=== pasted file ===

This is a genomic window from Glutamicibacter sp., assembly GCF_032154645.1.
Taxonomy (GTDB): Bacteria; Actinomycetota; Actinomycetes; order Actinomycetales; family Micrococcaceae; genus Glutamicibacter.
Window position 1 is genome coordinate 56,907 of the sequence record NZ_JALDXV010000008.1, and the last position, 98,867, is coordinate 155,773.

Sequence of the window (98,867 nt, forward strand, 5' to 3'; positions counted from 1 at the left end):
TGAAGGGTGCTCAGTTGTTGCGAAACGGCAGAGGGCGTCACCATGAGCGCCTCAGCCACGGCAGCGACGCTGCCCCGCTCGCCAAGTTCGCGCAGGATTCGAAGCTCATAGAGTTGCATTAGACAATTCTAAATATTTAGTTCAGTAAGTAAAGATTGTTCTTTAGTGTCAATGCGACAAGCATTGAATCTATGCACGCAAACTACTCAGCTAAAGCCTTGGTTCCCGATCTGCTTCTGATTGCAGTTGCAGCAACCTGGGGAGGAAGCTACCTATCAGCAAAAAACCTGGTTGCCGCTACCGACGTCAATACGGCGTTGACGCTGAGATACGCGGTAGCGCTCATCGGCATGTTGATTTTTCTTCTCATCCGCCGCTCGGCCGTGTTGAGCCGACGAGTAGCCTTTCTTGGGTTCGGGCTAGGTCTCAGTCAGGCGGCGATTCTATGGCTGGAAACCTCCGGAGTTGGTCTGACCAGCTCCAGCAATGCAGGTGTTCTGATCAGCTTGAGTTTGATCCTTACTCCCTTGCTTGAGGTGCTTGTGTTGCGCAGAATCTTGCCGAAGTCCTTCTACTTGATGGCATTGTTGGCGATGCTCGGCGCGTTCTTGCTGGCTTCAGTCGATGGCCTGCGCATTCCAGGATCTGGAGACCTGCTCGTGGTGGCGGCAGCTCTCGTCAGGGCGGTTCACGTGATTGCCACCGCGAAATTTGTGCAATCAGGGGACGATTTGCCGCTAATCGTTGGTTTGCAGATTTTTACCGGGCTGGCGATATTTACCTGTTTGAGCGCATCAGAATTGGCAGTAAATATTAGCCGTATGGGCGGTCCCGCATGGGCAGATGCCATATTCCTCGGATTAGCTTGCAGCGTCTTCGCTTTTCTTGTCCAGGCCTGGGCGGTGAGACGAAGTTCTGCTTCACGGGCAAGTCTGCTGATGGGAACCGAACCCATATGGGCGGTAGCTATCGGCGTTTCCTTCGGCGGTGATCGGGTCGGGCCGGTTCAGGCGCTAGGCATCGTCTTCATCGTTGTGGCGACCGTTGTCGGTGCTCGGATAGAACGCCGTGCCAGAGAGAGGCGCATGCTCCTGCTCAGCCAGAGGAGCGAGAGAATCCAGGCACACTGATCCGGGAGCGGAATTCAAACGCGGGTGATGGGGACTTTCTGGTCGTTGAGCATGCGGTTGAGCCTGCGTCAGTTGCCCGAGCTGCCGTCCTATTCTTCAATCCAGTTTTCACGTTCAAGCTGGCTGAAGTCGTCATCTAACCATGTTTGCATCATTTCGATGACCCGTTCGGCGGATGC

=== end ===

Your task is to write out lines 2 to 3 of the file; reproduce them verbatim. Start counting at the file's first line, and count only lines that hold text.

Taxonomy (GTDB): Bacteria; Actinomycetota; Actinomycetes; order Actinomycetales; family Micrococcaceae; genus Glutamicibacter.
Window position 1 is genome coordinate 56,907 of the sequence record NZ_JALDXV010000008.1, and the last position, 98,867, is coordinate 155,773.